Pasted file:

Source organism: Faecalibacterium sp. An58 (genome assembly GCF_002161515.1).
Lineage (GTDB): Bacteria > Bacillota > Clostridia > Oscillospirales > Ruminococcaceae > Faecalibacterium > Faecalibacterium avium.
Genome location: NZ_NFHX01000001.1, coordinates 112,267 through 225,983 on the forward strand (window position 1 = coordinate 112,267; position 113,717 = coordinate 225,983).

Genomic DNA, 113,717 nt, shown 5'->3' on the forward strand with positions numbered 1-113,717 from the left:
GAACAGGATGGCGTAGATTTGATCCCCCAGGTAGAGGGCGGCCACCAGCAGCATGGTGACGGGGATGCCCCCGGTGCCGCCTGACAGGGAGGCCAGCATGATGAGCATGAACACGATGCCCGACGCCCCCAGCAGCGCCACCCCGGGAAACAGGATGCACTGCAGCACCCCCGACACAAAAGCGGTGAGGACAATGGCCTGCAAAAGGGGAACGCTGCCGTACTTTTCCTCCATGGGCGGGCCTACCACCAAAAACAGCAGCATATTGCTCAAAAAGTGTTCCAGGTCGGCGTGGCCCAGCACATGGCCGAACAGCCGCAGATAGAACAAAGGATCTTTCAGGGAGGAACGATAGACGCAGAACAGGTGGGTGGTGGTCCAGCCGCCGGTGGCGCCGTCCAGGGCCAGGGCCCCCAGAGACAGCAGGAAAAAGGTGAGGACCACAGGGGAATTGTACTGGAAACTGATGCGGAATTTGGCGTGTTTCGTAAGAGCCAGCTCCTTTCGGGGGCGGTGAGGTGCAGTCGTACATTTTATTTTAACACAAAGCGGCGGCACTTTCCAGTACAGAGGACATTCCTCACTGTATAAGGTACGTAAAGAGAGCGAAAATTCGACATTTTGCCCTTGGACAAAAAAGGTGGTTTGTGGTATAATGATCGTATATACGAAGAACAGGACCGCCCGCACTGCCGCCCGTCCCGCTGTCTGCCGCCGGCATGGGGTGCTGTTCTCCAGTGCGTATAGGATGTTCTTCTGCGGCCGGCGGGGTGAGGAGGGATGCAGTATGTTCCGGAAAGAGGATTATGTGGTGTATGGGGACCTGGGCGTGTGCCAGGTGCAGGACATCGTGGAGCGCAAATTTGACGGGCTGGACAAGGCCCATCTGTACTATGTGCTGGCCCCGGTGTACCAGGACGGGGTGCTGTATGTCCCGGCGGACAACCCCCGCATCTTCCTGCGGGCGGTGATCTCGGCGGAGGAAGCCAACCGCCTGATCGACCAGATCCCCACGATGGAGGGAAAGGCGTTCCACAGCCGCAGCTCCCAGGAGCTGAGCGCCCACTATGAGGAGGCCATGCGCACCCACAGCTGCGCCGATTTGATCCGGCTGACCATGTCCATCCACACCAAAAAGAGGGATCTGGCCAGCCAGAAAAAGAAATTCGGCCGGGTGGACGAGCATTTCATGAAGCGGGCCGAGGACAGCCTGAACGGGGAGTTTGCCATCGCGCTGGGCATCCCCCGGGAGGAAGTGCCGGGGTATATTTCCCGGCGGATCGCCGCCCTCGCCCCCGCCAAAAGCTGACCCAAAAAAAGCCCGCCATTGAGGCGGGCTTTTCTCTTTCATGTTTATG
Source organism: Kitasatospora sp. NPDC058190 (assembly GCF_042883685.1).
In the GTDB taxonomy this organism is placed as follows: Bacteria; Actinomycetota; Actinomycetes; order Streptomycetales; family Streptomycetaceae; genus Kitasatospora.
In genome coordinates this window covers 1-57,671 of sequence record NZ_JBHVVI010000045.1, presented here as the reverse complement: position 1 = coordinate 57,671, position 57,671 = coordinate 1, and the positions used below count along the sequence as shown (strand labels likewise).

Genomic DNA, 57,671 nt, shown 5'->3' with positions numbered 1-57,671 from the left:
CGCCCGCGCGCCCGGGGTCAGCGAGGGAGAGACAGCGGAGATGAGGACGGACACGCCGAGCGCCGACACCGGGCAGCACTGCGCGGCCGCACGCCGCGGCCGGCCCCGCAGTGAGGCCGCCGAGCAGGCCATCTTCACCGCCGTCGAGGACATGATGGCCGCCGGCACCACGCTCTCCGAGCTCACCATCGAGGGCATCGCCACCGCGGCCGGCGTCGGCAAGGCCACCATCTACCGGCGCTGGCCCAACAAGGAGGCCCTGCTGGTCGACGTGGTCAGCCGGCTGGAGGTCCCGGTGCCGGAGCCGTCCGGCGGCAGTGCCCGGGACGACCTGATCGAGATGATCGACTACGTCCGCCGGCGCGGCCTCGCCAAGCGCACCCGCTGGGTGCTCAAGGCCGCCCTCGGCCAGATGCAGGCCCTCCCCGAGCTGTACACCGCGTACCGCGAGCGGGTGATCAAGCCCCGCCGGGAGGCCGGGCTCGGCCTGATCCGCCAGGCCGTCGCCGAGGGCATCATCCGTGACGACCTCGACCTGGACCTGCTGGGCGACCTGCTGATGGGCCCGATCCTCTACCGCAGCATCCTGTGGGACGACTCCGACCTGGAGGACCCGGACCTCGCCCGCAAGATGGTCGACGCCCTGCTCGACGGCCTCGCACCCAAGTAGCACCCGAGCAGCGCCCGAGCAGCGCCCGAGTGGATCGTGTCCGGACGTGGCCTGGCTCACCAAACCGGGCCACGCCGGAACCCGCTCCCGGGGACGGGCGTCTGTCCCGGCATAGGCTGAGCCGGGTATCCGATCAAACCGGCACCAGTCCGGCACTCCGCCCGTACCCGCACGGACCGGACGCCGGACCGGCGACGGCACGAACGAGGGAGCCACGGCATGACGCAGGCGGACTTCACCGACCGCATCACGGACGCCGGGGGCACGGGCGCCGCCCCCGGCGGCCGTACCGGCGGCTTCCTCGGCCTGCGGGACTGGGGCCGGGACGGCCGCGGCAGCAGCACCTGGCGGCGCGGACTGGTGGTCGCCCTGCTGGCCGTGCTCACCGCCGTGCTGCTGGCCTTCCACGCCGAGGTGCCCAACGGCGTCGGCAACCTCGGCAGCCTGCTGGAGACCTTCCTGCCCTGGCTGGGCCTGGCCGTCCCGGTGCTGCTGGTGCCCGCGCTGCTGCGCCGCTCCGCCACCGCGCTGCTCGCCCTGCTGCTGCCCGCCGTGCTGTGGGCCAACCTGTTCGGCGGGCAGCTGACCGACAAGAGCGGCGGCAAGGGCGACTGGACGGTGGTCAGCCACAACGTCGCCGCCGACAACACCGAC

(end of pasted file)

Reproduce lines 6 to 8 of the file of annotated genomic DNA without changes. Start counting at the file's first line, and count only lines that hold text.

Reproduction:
Source organism: Kitasatospora sp. NPDC058190 (assembly GCF_042883685.1).
In the GTDB taxonomy this organism is placed as follows: Bacteria; Actinomycetota; Actinomycetes; order Streptomycetales; family Streptomycetaceae; genus Kitasatospora.
In genome coordinates this window covers 1-57,671 of sequence record NZ_JBHVVI010000045.1, presented here as the reverse complement: position 1 = coordinate 57,671, position 57,671 = coordinate 1, and the positions used below count along the sequence as shown (strand labels likewise).